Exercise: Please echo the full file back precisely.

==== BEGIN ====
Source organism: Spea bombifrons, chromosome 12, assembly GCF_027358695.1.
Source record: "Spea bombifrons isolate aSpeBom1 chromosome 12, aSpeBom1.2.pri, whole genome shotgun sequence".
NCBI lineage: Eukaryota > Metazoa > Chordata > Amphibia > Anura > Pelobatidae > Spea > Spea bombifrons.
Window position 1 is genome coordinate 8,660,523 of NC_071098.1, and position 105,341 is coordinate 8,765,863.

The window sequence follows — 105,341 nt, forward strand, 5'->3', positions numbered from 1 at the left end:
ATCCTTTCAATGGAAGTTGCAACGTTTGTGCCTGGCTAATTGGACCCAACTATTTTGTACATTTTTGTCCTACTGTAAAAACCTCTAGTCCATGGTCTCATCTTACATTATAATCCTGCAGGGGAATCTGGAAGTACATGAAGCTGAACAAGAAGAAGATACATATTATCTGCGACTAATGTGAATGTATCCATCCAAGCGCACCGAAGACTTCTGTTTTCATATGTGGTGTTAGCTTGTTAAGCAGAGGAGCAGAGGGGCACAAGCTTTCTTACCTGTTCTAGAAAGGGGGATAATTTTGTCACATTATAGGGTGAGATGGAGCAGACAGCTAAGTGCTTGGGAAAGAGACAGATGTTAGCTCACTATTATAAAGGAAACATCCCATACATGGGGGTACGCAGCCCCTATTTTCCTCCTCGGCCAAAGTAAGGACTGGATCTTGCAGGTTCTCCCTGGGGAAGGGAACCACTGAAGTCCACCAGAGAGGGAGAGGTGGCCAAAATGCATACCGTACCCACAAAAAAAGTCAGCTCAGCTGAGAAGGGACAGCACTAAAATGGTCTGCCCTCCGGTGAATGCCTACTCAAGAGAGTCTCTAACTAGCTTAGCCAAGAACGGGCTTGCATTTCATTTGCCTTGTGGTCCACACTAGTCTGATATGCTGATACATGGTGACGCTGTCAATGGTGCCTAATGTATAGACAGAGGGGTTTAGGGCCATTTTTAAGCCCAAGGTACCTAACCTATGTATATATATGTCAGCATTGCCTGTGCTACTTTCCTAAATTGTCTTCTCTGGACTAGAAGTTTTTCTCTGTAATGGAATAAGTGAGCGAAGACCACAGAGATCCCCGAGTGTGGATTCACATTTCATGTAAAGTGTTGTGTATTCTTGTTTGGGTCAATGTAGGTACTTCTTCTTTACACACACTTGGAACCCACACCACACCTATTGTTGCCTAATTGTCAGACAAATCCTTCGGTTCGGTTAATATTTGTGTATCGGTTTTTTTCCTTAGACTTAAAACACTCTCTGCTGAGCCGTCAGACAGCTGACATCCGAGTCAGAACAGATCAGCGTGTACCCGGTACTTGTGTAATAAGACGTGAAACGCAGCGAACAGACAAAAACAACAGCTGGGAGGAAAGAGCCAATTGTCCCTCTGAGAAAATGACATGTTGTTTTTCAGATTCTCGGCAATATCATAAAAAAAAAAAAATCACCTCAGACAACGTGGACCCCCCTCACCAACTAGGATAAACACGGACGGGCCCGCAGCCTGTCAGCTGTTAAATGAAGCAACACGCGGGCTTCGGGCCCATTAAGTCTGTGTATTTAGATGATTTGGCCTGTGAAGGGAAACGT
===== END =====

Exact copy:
Source organism: Spea bombifrons, chromosome 12, assembly GCF_027358695.1.
Source record: "Spea bombifrons isolate aSpeBom1 chromosome 12, aSpeBom1.2.pri, whole genome shotgun sequence".
NCBI lineage: Eukaryota > Metazoa > Chordata > Amphibia > Anura > Pelobatidae > Spea > Spea bombifrons.
Window position 1 is genome coordinate 8,660,523 of NC_071098.1, and position 105,341 is coordinate 8,765,863.

The window sequence follows — 105,341 nt, forward strand, 5'->3', positions numbered from 1 at the left end:
ATCCTTTCAATGGAAGTTGCAACGTTTGTGCCTGGCTAATTGGACCCAACTATTTTGTACATTTTTGTCCTACTGTAAAAACCTCTAGTCCATGGTCTCATCTTACATTATAATCCTGCAGGGGAATCTGGAAGTACATGAAGCTGAACAAGAAGAAGATACATATTATCTGCGACTAATGTGAATGTATCCATCCAAGCGCACCGAAGACTTCTGTTTTCATATGTGGTGTTAGCTTGTTAAGCAGAGGAGCAGAGGGGCACAAGCTTTCTTACCTGTTCTAGAAAGGGGGATAATTTTGTCACATTATAGGGTGAGATGGAGCAGACAGCTAAGTGCTTGGGAAAGAGACAGATGTTAGCTCACTATTATAAAGGAAACATCCCATACATGGGGGTACGCAGCCCCTATTTTCCTCCTCGGCCAAAGTAAGGACTGGATCTTGCAGGTTCTCCCTGGGGAAGGGAACCACTGAAGTCCACCAGAGAGGGAGAGGTGGCCAAAATGCATACCGTACCCACAAAAAAAGTCAGCTCAGCTGAGAAGGGACAGCACTAAAATGGTCTGCCCTCCGGTGAATGCCTACTCAAGAGAGTCTCTAACTAGCTTAGCCAAGAACGGGCTTGCATTTCATTTGCCTTGTGGTCCACACTAGTCTGATATGCTGATACATGGTGACGCTGTCAATGGTGCCTAATGTATAGACAGAGGGGTTTAGGGCCATTTTTAAGCCCAAGGTACCTAACCTATGTATATATATGTCAGCATTGCCTGTGCTACTTTCCTAAATTGTCTTCTCTGGACTAGAAGTTTTTCTCTGTAATGGAATAAGTGAGCGAAGACCACAGAGATCCCCGAGTGTGGATTCACATTTCATGTAAAGTGTTGTGTATTCTTGTTTGGGTCAATGTAGGTACTTCTTCTTTACACACACTTGGAACCCACACCACACCTATTGTTGCCTAATTGTCAGACAAATCCTTCGGTTCGGTTAATATTTGTGTATCGGTTTTTTTCCTTAGACTTAAAACACTCTCTGCTGAGCCGTCAGACAGCTGACATCCGAGTCAGAACAGATCAGCGTGTACCCGGTACTTGTGTAATAAGACGTGAAACGCAGCGAACAGACAAAAACAACAGCTGGGAGGAAAGAGCCAATTGTCCCTCTGAGAAAATGACATGTTGTTTTTCAGATTCTCGGCAATATCATAAAAAAAAAAAAATCACCTCAGACAACGTGGACCCCCCTCACCAACTAGGATAAACACGGACGGGCCCGCAGCCTGTCAGCTGTTAAATGAAGCAACACGCGGGCTTCGGGCCCATTAAGTCTGTGTATTTAGATGATTTGGCCTGTGAAGGGAAACGT